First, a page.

Editorial

The significance of the Cancun collapse

Did the walkout of the poor nations of the world at Cancun, on Sunday collapsing the much awaited World Trade Organisation meeting signify that developing nations, after years of retreat and surrender to the developed nations, are once again rallying round and taking a defiant stand? Or was it a move that would have jeopardised a major opportunity created in moves made at Doha, Qatar, in 2001, to expand world trade that could have boosted global incomes by as much as $ 500 billion a year - enough to raise 144 million people out of poverty by 2015, as predicted by the World Bank?

According to reports from Cancun, representatives of poor nations who had travelled all the way were jubilant after the collapse of the talks.A woman representative of Ghana Agricultural Association was quoted saying: ‘This is the best thing that could have happened to developing nations for a long time...... If Africans have to compete with rich nations on the price of exporting a mango or rice or cotton, how can we ever work our way out of poverty? Perhaps, the same thoughts come to the minds of those at the Colombo’s Mariyakade fruit market when they are told that a Sri Lankan mango cost as much as Rs. 70 while imported apples abound are only Rs. 20.

After the collapse of the Berlin Wall and the Communist bloc thereafter, the resistance offered by Third World leaders to the unfair trade practices of the rich nations completely disappeared. The Non Aligned Movement developed a chronic locked jaw. Gone was the verbal bashing on the North-South dialogue at meeting such as in UNCTAD. As a Sri Lankan diplomat noted it appeared that the thinking was: Divided we stand, united we fall. We went along meekly with the United States and the other developed nations, because there was no other option.

Now, did the worm finally turn at Cancun?

Certainly what happened there was no revolution. The poor nations of the world will still have to play by the rules of the WTO and abide by dictates of the IMF and World Bank. This is not the end of the WTO and globalisation. We will be dancing in the streets if the United States signs a Free Trade Agreement with us. Cancun is significant in that at least after years the poor of the world picked up enough courage to say, ‘No’ to the rich and mighty.

Why the Cancun summit collapsed was because the poor nations refused to accept the proposals made, rejected new rules in investment that were proposed and demanded that those countries such as the United States, European Union and Japan lower their huge agricultural subsidies to their farmers. It has been pointed out that rich nations pay as much as $ 300 billion in subsidies to their farmers leading to over production if many crops such as cotton that are dumped on global markets depressing prices and rendering farmers of the developing countries absolutely destitute. Four of the poorest African countries Burkina Faso, Benin, Chad and Mali are asking the United States, Europe and China to end the $ 6 billion per year subsidy paid by the US to its farmers claiming that their farmers are losing $ 250 million per year from subsidised competition and low prices.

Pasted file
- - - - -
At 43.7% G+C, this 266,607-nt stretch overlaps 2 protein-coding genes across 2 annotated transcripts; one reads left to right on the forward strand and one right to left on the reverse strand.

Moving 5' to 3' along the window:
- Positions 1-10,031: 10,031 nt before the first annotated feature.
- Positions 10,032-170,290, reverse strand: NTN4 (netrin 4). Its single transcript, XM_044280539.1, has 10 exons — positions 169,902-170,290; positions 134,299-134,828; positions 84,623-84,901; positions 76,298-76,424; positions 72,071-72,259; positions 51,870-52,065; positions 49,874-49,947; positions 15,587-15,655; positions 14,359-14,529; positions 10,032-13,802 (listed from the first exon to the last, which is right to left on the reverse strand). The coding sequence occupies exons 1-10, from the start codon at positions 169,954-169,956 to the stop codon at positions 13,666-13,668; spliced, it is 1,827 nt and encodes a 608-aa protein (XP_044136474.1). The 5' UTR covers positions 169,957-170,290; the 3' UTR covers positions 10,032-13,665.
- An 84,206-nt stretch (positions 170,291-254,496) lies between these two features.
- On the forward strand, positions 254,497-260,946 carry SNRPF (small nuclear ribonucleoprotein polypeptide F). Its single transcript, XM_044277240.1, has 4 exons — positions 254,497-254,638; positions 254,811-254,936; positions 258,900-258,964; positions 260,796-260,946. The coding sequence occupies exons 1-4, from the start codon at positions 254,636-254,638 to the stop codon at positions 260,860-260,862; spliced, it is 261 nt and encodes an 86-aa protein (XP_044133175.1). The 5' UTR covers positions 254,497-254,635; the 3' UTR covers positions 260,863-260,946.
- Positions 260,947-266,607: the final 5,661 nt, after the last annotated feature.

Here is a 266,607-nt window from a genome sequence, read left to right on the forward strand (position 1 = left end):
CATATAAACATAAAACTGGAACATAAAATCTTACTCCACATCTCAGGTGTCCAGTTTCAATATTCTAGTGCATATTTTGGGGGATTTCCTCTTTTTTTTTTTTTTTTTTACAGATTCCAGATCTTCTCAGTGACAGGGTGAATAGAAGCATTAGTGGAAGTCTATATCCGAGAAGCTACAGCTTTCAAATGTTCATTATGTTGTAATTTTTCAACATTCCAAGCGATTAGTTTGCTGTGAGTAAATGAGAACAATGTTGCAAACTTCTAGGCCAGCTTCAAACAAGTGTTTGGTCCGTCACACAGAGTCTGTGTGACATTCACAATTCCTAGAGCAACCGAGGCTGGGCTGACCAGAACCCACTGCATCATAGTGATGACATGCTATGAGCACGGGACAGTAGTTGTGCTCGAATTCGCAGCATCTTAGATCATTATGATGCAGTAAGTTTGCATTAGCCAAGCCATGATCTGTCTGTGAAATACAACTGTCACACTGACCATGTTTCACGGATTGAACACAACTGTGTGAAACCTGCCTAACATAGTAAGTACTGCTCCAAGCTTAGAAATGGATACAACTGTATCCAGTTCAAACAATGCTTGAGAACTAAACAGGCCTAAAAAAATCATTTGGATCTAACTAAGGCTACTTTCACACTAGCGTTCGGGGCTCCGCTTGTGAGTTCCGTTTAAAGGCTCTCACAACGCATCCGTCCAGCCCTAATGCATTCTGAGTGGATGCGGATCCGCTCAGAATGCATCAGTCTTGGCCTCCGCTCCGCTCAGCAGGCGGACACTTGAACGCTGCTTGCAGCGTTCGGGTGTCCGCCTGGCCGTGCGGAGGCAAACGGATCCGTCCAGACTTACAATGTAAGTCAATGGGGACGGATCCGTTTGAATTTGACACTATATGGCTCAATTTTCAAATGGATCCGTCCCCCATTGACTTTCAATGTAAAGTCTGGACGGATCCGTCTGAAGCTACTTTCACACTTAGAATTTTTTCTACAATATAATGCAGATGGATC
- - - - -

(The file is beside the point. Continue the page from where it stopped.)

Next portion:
The rich nations too have their own problems. The United States and Europe, it is claimed after eight rounds of negotiations that slashed tariffs and removed other obstacles to the movement of goods and services across borders have very little to give now, except in the two most politically sensitive areas - the farm sector and the textile and apparel industries. Tariffs in these sectors remain high because of the clout they wield with governments, particularly in Washington, it has been argued.

Poverty and disease in the poor African nations were not the only factors that featured at Cancun. Reports indicate that the American presidential elections next year did. American farmer groups attending the conference have said that they were pleased with US Trade Representative Robert Zoelick because he had been able to protect the farm bill of 2002 which raised subsidies by $ 40 billion. Farm states had voted heavily in favour of George Bush in the 2000 election. Agribusiness had shifted its allegiance decisively towards the Republican Party.

According to a report in the New York Times, yesterday the US presidential campaign is seen as a possible cause for the collapse in the Cancum accord on farm aid. It is contended that the developing nations were convinced that it was hopeless to expect any realistic negotiations with Americans this year on farm subsidies.

Whether the highly opinionated representatives of constantly squabbling developing nations were able to reach such consensus in the hope of the defeat of George Bush and the election of a president more favourable to the Third World is debatable. However, it is indeed encouraging that they have, after a long period of servitude, summoned enough courage to defy the rich and mighty. To meekly submit to policies in silence that will keep the poor of the world in rags and hunger makes no sense.


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